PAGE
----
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Impact of matrix properties on survival of freeze-dried bacteria
Department of Mircobiology, SLU, Swedish University of Agricultural Sciences.
Uppsala University, Disciplinary Domain of Medicine and Pharmacy, Faculty of Pharmacy, Department of Pharmacy.
Uppsala University, Disciplinary Domain of Science and Technology, Technology, Department of Engineering Sciences, Applied Materials Sciences.
Uppsala University, Disciplinary Domain of Science and Technology, Technology, Department of Engineering Sciences, Applied Materials Sciences.
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2011 (English)In: Journal of the Science of Food and Agriculture, ISSN 0022-5142, E-ISSN 1097-0010, Vol. 91, no 14, 2518-2528 p.Article in journal (Refereed) Published
Abstract [en]


Disaccharides are in general first choice as formulation compounds when freezedrying microorganisms. Although polysaccharides and other biopolymers are considered too large to stabilize and interact with cell components in the same beneficial way as disaccharides, polymers have been reported to support cell survival. In the present study we compare the efficiency of sucrose, the polymers Ficoll, hydroxyethylcellulose, hydroxypropylmethylcellulose and polyvinylalcohol to support survival of three bacterial strains during freeze-drying. The initial osmotic conditions were adjusted to be similar for all formulations. Formulation characterization was used to interpret the impact that different compound properties had on cell survival.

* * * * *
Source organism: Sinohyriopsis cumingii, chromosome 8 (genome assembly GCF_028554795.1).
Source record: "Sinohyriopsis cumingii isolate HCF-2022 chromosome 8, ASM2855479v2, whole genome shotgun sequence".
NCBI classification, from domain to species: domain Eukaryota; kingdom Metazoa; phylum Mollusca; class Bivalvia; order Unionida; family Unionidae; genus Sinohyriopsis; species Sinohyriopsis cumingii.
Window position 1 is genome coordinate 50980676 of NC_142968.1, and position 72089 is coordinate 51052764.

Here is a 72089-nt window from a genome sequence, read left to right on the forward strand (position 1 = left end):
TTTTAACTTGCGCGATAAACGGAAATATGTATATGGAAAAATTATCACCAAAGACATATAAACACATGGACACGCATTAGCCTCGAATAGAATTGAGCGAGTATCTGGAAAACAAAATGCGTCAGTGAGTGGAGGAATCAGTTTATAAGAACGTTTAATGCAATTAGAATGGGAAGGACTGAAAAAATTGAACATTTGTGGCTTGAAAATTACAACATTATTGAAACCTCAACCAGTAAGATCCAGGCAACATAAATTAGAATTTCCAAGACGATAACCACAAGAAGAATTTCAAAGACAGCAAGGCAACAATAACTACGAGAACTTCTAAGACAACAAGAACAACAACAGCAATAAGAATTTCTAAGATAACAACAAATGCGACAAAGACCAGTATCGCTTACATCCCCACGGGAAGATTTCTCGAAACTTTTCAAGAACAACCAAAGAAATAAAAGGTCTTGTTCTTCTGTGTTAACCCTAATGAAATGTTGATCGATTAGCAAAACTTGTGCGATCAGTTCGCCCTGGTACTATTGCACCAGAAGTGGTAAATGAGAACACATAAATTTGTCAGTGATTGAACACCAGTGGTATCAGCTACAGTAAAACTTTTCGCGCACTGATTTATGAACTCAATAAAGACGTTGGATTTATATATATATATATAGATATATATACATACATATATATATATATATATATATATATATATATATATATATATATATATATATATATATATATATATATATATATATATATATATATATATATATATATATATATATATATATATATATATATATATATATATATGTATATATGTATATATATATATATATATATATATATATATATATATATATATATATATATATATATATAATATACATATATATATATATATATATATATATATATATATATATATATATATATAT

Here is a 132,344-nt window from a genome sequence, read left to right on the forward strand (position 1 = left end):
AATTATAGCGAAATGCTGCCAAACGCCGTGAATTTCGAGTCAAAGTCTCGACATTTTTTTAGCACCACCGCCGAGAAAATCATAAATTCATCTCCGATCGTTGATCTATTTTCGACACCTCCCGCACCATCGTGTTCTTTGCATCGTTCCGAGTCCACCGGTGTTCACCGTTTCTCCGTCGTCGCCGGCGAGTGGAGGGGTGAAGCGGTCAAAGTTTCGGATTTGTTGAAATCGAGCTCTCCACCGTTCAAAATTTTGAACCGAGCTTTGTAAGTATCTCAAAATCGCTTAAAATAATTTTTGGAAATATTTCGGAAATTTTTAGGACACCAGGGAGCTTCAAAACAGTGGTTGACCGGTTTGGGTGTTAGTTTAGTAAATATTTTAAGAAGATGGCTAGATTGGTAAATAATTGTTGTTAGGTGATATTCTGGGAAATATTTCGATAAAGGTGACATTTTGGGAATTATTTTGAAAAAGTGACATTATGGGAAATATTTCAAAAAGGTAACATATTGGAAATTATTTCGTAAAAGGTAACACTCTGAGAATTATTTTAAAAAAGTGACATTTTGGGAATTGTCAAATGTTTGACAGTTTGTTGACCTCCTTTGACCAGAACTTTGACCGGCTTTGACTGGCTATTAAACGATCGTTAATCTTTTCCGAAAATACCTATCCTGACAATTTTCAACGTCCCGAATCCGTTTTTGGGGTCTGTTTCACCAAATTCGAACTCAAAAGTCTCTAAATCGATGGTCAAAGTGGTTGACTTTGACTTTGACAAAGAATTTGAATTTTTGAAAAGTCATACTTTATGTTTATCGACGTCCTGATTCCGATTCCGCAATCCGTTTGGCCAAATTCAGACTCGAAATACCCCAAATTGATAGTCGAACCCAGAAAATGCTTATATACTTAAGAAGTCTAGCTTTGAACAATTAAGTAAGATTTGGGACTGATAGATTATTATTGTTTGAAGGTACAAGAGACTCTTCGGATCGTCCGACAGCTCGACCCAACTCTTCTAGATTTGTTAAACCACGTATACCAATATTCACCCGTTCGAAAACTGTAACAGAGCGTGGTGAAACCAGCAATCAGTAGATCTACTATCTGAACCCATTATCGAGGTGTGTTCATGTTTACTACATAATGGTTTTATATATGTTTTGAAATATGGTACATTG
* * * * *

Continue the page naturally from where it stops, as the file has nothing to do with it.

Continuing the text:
Despite differences in molecular size, both sucrose and the sucrose based polymer Ficoll supported cell survival after freeze-drying equally well. All formulations became amorphous upon dehydration. Scanning electron microscopy and X-ray diffraction data showed that the discerned differences in structure of the dry formulations had little impact on the survival rates. The capability of the polymers to support cell survival correlated with the surface activity of the polymers in a similar way for all investigated bacterial strains.


Polymer-based formulations can support cell survival as effectively as disaccharides if formulation properties of importance for maintaining cell viability are identified and controlled.